Friday, July 10, 2009

La Vie Boheme?

I watched two movies that have nothing to do with each other; yet, they both tell the same story. I refer to “Rent” and “The Lion in Winter.” Both were first-time viewings for me. I n case you are wondering where I’ve been, I am not one to rush out and see movies during their hype. I like to let the dust settle so I may digest the event without distraction from the hoopla.

Both movies were remakes of their original. “Rent” (2005) is a direct translation of Puccini’s 1896 opera, “La Boheme.” The story is of the cold, of love and hate, of life and death through the eyes of starving artists in the ghetto. “The Lion in Winter” (2003), starring Patrick Steward and Glenn Close, was a bold remake of the 1968 Hepburn/O’Tool film, which tells the story of King Henry II, of cold, of love and hate, of life and death through the eyes of regal villains scratching for the throne during the 1180’s Britain. This story has been told and retold by Shakespeare (“King John” and subsequent “King Henry” plays) and countless other historians, though eloquently recorded by Winston Churchill (also known as “the last Lion” himself) in the first of his 4-part book series, “History of the English Speaking People.”

Both stories are of bohemianism; that is, both describe the plight of disenchanted people who wished to live non-traditional lifestyles. Old Solomon was right when he said there was nothing new under the sun, and both stories could have the tagline, “No day but today.” While one story counted out five hundred twenty-five thousand six hundred minutes to, in a sense, take a head-count to see who survived, the other story counted out five hundred twenty-five thousand six hundred minutes to see who would be next to go. In “Lion”, the victor gets the spoils. In “Rent”, the victor goes to the spoils.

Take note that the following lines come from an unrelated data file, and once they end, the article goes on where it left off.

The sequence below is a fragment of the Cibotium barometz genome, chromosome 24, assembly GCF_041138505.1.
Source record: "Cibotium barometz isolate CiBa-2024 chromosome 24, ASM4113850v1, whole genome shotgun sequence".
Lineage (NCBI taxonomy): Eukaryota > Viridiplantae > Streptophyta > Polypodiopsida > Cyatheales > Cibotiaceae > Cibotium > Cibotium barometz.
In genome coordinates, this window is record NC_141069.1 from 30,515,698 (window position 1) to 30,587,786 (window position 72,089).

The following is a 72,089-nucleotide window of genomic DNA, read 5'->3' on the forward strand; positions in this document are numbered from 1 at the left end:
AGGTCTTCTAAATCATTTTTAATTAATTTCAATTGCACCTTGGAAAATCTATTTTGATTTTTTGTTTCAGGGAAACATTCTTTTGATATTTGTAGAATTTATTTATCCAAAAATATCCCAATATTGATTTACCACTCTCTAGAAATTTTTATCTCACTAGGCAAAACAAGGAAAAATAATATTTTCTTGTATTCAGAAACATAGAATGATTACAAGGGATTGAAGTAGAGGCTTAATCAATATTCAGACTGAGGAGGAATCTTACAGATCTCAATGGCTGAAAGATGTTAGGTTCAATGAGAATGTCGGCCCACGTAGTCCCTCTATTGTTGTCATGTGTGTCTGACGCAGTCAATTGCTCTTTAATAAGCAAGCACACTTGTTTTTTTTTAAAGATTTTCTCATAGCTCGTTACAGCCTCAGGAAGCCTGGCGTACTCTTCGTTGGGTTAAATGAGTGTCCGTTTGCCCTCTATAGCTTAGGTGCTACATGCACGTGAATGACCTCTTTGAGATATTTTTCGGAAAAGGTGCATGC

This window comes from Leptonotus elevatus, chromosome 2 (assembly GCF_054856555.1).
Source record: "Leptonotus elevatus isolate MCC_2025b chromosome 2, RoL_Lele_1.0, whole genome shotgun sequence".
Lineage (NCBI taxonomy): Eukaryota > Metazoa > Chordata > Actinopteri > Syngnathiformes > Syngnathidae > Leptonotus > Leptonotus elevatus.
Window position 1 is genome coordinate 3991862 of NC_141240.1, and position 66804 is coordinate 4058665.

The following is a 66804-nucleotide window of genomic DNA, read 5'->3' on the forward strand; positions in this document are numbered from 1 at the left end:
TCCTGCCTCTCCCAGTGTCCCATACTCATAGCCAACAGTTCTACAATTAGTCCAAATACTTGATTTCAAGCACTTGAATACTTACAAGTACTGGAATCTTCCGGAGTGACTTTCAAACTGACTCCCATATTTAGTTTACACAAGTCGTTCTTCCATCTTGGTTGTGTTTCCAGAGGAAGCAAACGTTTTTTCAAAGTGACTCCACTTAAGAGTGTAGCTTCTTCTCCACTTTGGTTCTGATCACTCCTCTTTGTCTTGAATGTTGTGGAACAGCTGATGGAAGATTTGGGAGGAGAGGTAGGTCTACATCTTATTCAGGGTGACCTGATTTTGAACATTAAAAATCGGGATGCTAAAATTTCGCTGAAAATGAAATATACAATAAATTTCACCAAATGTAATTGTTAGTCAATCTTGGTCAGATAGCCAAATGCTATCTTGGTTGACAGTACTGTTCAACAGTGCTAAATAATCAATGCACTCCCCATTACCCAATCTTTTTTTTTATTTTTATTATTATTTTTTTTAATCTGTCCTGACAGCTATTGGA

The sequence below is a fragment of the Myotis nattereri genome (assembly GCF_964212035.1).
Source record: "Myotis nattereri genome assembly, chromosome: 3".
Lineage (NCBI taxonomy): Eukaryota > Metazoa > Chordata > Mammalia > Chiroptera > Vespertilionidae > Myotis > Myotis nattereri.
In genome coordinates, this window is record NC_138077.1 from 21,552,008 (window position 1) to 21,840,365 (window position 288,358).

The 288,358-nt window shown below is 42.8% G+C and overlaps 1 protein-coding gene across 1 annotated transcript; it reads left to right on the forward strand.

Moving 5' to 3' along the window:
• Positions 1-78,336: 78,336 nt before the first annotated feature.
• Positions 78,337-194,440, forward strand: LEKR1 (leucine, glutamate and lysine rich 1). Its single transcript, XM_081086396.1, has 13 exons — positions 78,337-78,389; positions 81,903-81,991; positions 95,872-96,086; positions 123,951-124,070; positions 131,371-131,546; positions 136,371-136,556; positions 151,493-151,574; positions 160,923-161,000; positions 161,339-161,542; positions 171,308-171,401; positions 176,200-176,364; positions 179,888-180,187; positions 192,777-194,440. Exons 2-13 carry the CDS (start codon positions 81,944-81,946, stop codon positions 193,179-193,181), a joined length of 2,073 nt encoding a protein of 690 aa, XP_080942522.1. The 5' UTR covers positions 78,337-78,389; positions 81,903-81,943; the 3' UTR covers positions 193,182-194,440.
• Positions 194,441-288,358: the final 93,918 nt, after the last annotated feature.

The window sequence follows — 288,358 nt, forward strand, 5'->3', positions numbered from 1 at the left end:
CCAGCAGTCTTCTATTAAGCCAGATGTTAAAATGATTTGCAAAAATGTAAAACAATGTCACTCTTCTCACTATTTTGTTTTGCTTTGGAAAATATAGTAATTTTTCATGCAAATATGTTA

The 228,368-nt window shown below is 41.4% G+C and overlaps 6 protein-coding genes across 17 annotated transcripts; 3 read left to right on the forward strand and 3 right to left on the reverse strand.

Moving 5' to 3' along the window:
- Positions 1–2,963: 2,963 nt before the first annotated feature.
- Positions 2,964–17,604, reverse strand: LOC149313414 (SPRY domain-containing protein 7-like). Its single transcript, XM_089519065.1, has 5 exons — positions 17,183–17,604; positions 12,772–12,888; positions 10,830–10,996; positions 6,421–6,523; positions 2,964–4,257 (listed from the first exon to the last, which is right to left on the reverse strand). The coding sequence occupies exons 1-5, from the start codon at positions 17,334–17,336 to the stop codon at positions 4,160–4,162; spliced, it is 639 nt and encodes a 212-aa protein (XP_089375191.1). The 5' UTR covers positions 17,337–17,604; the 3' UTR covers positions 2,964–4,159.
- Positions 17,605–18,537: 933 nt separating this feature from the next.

Both “Rent” and “The Lion in Winter” take place in over Christmas, and in their metropolitan centers. Both concern themselves heavily with “love” and the consequences of abusing it. Both show people living in fear. Both include the theme of homosexuality (Prince Richard/Prince Philip, Tom/Angel and Maureen/Joanne) as a crucial factor in the plots.

The comparisons are uncanny.

King Henry II and Mark/Marcello are despairing, yet want to make a mark in history;

Queen Eleanor and Maureen/Musetta will do whatever it takes to get them on the top and still maintain their eccentric tastes;

Prince John and Angel are the “freaks”, but both are held in highest esteem with their “families,” despite their flaws;

Prince Geoffry and Roger are the “machines,” just plodding along through life with hopes that everything works out for themselves (and if others are helped, that’s great, too);

Prince Richard and Tom Collins are the “go-getters,” working hard and even fighting for what those around them to the fault that they loose sight of that which is closest to them;

Prince Henry and April never appear because they both are dead before the story actually begins, but the impact of their lives affect their families and are never forgotten;

Alais and Mimi are must like innocent bystanders, but both are the key-stone to tragedy: used and user, loved and unloved. Both are openly known to practice unmarried sexual relations.

And the list goes on.

I feel like I’ve been on a roller-coaster ride with only one direction: straight down.

The tragedy is that people really live like this . . .

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